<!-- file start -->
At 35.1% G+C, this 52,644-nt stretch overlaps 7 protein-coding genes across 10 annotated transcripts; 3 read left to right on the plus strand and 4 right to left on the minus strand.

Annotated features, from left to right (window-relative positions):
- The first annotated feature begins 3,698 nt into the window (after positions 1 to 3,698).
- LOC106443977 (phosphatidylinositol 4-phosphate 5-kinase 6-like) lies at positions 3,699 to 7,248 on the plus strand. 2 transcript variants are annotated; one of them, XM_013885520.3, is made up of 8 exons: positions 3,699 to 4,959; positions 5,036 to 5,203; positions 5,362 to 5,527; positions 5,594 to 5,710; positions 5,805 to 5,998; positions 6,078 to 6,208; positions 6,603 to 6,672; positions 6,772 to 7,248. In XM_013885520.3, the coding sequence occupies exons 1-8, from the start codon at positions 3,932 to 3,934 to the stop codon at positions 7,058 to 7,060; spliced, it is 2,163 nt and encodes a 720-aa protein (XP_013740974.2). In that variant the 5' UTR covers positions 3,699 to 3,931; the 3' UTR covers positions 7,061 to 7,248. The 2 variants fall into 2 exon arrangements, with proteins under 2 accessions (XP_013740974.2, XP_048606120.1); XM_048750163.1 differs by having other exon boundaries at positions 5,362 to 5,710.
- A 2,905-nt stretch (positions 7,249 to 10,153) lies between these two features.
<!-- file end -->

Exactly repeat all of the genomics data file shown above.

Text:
At 35.1% G+C, this 52,644-nt stretch overlaps 7 protein-coding genes across 10 annotated transcripts; 3 read left to right on the plus strand and 4 right to left on the minus strand.

Annotated features, from left to right (window-relative positions):
- The first annotated feature begins 3,698 nt into the window (after positions 1 to 3,698).
- LOC106443977 (phosphatidylinositol 4-phosphate 5-kinase 6-like) lies at positions 3,699 to 7,248 on the plus strand. 2 transcript variants are annotated; one of them, XM_013885520.3, is made up of 8 exons: positions 3,699 to 4,959; positions 5,036 to 5,203; positions 5,362 to 5,527; positions 5,594 to 5,710; positions 5,805 to 5,998; positions 6,078 to 6,208; positions 6,603 to 6,672; positions 6,772 to 7,248. In XM_013885520.3, the coding sequence occupies exons 1-8, from the start codon at positions 3,932 to 3,934 to the stop codon at positions 7,058 to 7,060; spliced, it is 2,163 nt and encodes a 720-aa protein (XP_013740974.2). In that variant the 5' UTR covers positions 3,699 to 3,931; the 3' UTR covers positions 7,061 to 7,248. The 2 variants fall into 2 exon arrangements, with proteins under 2 accessions (XP_013740974.2, XP_048606120.1); XM_048750163.1 differs by having other exon boundaries at positions 5,362 to 5,710.
- A 2,905-nt stretch (positions 7,249 to 10,153) lies between these two features.